On Wednesday this week, at work, I was startled by the sound of whistling. It didn’t last long once I realised with astonishment it was me. I never whistle – can’t remember the last time. What was happening? Then on Thursday morning, uncannily, the same thing happened again. I was just as startled and astonished. Stopping to reflect, I realised I’m feeling happy. (And that my head and my heart don’t always seem to be in synchronous communication.) Markedly happier than I’ve felt for some time. And it’s still the same today, Saturday. Happy.

And I’m noticing the sunshine and blue skies with billowy clouds and enjoying these in a way I haven’t for some time. Several others have commented on perceiving things around them differently now after their journey through treatment. There must be something to it – I’ve just realised my recent fascination in taking photos is, of course, an interest in looking at things with a different perspective, even everyday objects and places.

Have I turned some kind of corner on the post-treatment road to recovery? I think so. It is four (calendar) months today since I finished treatment.

Looking back on it, it’s been almost as tough as treatment – in a different sort of way. In those first few weeks I felt totally drained, tired, exhausted living with the haemolytic anaemia and a “skinfull” of pegylated interferon and ribavirin still swirling about inside me. The emotional effects were difficult. I felt very low – probably what we refer to in everyday terms as depressed. I make the distinction between this and ‘clinical depression’ as I think it is not depression within formal diagnostic terms. And cross – I felt worse off now than I did before I started treatment.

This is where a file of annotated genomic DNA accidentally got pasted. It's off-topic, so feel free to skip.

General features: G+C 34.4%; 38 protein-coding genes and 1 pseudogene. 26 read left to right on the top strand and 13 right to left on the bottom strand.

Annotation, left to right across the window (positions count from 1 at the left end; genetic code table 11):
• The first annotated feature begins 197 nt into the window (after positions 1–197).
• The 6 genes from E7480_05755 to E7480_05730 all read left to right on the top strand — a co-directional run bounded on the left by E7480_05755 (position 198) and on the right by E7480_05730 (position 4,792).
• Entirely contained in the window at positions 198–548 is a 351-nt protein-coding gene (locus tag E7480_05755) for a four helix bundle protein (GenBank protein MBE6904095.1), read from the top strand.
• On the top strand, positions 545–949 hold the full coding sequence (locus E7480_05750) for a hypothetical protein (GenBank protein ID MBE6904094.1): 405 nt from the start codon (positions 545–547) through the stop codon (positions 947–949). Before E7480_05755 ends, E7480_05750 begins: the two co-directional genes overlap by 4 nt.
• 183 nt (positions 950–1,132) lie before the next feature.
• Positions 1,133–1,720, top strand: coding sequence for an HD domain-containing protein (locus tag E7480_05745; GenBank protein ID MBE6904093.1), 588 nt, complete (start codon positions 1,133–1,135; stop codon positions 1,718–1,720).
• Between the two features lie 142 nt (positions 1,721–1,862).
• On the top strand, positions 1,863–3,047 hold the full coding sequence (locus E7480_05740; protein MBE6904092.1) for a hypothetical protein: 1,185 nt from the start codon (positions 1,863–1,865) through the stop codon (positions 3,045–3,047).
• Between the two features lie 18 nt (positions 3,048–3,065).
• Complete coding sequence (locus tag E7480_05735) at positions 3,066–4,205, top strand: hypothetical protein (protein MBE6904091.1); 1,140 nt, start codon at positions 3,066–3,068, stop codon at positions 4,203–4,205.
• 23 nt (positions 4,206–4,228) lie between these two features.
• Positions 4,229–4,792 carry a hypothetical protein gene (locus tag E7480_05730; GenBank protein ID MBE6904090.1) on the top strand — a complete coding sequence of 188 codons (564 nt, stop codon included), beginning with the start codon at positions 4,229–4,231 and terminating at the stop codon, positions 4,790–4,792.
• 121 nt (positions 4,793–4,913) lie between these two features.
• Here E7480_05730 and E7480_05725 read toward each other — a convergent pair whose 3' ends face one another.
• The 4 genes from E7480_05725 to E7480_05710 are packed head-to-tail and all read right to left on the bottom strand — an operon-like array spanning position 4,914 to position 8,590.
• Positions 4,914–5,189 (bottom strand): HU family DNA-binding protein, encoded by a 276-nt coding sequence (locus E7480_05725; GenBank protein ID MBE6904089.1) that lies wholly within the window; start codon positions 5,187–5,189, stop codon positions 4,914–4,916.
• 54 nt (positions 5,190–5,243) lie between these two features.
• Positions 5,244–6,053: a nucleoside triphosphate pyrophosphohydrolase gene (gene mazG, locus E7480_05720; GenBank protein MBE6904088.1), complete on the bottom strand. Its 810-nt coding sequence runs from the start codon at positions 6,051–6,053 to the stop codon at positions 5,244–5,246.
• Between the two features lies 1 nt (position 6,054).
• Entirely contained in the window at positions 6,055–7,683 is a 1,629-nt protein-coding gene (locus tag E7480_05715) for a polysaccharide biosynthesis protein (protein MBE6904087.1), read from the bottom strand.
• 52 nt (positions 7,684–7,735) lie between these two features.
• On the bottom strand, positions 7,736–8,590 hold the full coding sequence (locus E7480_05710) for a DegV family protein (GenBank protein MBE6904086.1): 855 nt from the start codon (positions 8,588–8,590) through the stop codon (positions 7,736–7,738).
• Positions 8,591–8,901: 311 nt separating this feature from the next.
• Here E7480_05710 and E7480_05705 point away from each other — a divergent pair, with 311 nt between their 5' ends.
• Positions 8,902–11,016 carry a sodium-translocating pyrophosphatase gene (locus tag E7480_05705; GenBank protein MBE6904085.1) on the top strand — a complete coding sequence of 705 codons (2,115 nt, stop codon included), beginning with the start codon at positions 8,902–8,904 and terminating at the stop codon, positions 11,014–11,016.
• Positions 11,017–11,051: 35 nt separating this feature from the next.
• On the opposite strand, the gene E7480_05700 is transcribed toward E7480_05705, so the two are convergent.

I wasn’t even excited about the ‘end of treatment’ PCR negative test showing I had cleared the virus. Too low to celebrate. And I was missing the regime of treatment – restricted it was but I knew where I was, didn’t I. This felt like a ‘no man’s land’, finished treatment and virus-free but not able to pick up and get on with life. Brain-fog lifting so I could think more clearly about what I should and wanted to do, but no energy or drive to put anything into action. Looking back, I had a nagging thought at the back of my mind that this would be it – the meds had left me like this permanently.